Sari has a lot of experience working with this population, and it was very enlightening to watch her at work. One of the first tasks was the labeling of limbs; much like myself, keeping track of right and left is difficult for some students. Sari’s solution is to use red and blue duct tape on the right and left toes of the students’ shoes, and red and blue wristbands. I am kind of hoping that she would use that method for her classes that I take! I have also take Sari’s classes as a student and was very impressed to see the modifications she has incorporated to make sure that people of all abilities can participate. She pours an incredible amount of energy into her teaching, as do her volunteers! The energy and support of those volunteers is crucial to the success of the program.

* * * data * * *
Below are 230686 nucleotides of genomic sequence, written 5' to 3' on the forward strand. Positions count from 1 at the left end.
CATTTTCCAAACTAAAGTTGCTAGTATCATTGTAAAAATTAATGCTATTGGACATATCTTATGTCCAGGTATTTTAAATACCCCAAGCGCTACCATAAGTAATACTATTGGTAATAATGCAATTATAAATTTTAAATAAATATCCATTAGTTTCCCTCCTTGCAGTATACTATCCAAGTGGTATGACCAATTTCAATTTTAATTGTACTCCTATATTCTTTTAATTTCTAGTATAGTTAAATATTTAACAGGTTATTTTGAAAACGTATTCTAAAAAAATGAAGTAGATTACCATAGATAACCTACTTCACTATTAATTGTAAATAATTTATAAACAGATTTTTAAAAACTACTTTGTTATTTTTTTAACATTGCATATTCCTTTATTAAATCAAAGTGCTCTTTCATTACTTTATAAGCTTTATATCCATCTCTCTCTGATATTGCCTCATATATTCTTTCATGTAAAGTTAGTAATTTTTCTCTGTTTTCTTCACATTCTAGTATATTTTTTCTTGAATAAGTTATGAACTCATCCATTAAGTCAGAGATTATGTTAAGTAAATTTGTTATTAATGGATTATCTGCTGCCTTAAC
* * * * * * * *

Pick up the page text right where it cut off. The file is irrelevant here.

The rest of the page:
Speaking of those volunteers, Sari can always use more “dedicated and committed” ones. It is a difficult job and requires fitness and endurance, but it is also a very rewarding job pretty much guaranteed to result in life-long relationships. Both the performance and the class that I observed were permeated with a tremendous feeling of love and good will. The real concern I have is for Sari. The program is growing so fast that if she hasn’t already cloned herself she needs to do so soon. Maybe she can find a ballet teacher who is willing and able to work with dancers with Down syndrome so Diana can pursue her aspirations.